Ferri: The Risk Of Short-Term Bond Funds

July 07, 2014

The growth of $10,000 in each of these funds in the five-year period ending June 30, 2014 is illustrated in Figure 1. An investor in would have earned $1,284.14 more in the intermediate-term VBTLX over short-term VBIRX. This was an extra 11.3 percent in total return.

Figure 1: The hypothetical growth of $10,000 over 5 years ending June 30, 2014**

Growth_Of_10K_Over_5_Yrs

Source: Vanguard VBTLX  Total Bond Market Index; VBIRX  Short-Term Bond Index

The extra return earned in the intermediate-term Total Bond Market Index fund really adds up over time. VBTLX investors would still be ahead of VBRIX investors even if interest rates jumped by 3 percent this year.

The growth of $10,000 in each of these funds over a three year period ending June 30, 2014 is illustrated in Figure 2. An investor in would have earned $657 more in the intermediate-term VBTLX over the short-term VBIRX during the period. This was an extra 6.3 percent in total return.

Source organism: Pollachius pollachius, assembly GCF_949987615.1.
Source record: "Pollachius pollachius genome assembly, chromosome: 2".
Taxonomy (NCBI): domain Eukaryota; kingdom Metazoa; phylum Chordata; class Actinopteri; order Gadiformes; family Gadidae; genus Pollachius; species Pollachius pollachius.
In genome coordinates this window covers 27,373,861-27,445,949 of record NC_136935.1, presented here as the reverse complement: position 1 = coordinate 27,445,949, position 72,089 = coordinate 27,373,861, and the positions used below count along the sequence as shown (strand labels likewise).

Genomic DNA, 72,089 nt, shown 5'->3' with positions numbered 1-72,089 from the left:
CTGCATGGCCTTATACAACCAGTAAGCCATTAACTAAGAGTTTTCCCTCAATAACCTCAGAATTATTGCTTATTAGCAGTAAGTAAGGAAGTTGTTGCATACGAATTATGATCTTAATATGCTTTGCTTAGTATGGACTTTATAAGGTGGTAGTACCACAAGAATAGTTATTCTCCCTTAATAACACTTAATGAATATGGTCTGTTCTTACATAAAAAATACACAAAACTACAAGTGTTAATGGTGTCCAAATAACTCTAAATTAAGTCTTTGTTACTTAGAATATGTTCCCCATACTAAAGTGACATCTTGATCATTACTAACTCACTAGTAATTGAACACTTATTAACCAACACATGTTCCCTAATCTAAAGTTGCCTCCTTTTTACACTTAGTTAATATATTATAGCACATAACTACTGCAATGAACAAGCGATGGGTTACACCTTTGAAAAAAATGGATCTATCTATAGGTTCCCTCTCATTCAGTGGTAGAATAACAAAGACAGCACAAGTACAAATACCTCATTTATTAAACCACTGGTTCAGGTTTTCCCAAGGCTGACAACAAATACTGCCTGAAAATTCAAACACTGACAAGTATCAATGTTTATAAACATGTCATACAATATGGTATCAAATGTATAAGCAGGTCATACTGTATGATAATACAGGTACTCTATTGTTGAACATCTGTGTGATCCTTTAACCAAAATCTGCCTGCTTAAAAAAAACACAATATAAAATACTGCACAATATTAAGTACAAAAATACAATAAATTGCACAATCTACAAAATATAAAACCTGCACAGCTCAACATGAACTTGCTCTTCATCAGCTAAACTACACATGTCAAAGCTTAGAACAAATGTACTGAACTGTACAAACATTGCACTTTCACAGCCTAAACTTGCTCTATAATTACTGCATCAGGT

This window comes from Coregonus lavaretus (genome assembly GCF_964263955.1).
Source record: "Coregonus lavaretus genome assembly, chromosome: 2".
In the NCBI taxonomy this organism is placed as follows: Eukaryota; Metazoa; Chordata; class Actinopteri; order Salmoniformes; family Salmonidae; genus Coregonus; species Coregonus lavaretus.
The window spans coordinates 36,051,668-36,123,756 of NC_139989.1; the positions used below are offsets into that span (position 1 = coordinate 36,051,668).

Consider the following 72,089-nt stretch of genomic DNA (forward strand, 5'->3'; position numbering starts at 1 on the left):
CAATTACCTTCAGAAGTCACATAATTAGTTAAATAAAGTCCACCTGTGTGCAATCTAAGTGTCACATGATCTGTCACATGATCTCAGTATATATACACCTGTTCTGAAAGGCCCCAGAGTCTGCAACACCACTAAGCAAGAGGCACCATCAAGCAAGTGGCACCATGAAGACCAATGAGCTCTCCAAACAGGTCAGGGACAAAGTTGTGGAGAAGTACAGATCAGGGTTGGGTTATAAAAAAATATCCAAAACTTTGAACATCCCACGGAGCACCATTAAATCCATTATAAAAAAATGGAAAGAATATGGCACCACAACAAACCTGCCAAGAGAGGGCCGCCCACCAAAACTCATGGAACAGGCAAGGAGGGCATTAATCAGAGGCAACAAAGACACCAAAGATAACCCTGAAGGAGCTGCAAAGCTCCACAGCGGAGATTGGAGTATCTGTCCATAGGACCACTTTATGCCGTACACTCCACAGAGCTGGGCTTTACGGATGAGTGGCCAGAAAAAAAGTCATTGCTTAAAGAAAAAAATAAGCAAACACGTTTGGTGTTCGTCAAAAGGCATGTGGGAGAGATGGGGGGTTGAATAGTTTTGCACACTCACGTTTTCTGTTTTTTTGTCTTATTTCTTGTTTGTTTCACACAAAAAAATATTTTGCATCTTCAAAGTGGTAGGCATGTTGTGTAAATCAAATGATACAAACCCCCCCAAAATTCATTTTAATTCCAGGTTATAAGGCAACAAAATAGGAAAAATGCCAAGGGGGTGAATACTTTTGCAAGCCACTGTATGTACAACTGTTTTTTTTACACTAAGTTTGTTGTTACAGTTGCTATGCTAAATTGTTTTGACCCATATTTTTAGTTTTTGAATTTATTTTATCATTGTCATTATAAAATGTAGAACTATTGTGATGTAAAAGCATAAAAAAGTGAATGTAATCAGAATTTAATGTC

Figure 2: The hypothetical growth of $10,000 over 3 years ending June 30, 2014**

Growth_Of-10K_Over_3_Yrs

Source: Vanguard VBTLX  Total Bond Market Index; VBIRX  Short-Term Bond Index

Investors who made the switch to short-term bond funds between 2009 and 2011 missed out on higher interest over the following years. This “opportunity cost” from being out of intermediate-term bonds cost short-term bond fund investors 6.3 percent in total over the past three years and 11.3 percent in total over the past five years ending in June 2013. Even if interest rates started rising, investors who stayed put in intermediate-term would still come out ahead.

The moral of the story is not to let the fear of rising rates stop you from investing properly. By all means buy a short-term bond fund if you have short-term liabilities. If your liabilities are long-term, stay in an intermediate-term bond fund for the duration. It pays to do so.

**Figures include reinvestment of dividends and capital gains but don’t reflect the effect of any sales charges or redemption fees, which would lower them. The initial investment used in the graph may be higher or lower than the initial minimum amount required to invest in each fund. The performance of an index is not an exact representation of any particular investment as you cannot invest directly in an index. The performance data shown represents past performance, which is not a guarantee of future results. Investment returns and principal value will fluctuate, so that investors’ shares, when sold, may be worth more or less than their original cost. Current performance may be lower or higher than the performance data cited.

 

 

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